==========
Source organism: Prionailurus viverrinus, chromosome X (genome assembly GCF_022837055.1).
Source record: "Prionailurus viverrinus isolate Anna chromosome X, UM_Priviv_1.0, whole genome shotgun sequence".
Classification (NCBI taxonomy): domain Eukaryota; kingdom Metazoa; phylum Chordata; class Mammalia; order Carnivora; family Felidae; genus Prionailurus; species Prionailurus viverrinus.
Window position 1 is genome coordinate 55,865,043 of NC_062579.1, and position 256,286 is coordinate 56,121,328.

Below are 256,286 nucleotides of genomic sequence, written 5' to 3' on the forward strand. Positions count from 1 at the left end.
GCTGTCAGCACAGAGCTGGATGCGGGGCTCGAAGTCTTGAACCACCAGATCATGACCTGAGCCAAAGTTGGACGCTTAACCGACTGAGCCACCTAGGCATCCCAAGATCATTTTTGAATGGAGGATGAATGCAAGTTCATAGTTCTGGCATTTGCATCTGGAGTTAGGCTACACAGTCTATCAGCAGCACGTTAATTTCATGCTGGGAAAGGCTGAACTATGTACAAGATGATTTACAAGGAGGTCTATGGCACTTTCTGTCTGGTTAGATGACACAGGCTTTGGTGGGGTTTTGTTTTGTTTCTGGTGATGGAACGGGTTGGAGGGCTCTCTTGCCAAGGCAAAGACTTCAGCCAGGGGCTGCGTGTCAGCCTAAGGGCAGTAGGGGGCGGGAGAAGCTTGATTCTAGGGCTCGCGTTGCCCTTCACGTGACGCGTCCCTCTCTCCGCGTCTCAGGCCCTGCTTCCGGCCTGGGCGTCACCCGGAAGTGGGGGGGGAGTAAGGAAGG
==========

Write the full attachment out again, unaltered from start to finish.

Source organism: Prionailurus viverrinus, chromosome X (genome assembly GCF_022837055.1).
Source record: "Prionailurus viverrinus isolate Anna chromosome X, UM_Priviv_1.0, whole genome shotgun sequence".
Classification (NCBI taxonomy): domain Eukaryota; kingdom Metazoa; phylum Chordata; class Mammalia; order Carnivora; family Felidae; genus Prionailurus; species Prionailurus viverrinus.
Window position 1 is genome coordinate 55,865,043 of NC_062579.1, and position 256,286 is coordinate 56,121,328.

Below are 256,286 nucleotides of genomic sequence, written 5' to 3' on the forward strand. Positions count from 1 at the left end.
GCTGTCAGCACAGAGCTGGATGCGGGGCTCGAAGTCTTGAACCACCAGATCATGACCTGAGCCAAAGTTGGACGCTTAACCGACTGAGCCACCTAGGCATCCCAAGATCATTTTTGAATGGAGGATGAATGCAAGTTCATAGTTCTGGCATTTGCATCTGGAGTTAGGCTACACAGTCTATCAGCAGCACGTTAATTTCATGCTGGGAAAGGCTGAACTATGTACAAGATGATTTACAAGGAGGTCTATGGCACTTTCTGTCTGGTTAGATGACACAGGCTTTGGTGGGGTTTTGTTTTGTTTCTGGTGATGGAACGGGTTGGAGGGCTCTCTTGCCAAGGCAAAGACTTCAGCCAGGGGCTGCGTGTCAGCCTAAGGGCAGTAGGGGGCGGGAGAAGCTTGATTCTAGGGCTCGCGTTGCCCTTCACGTGACGCGTCCCTCTCTCCGCGTCTCAGGCCCTGCTTCCGGCCTGGGCGTCACCCGGAAGTGGGGGGGGAGTAAGGAAGG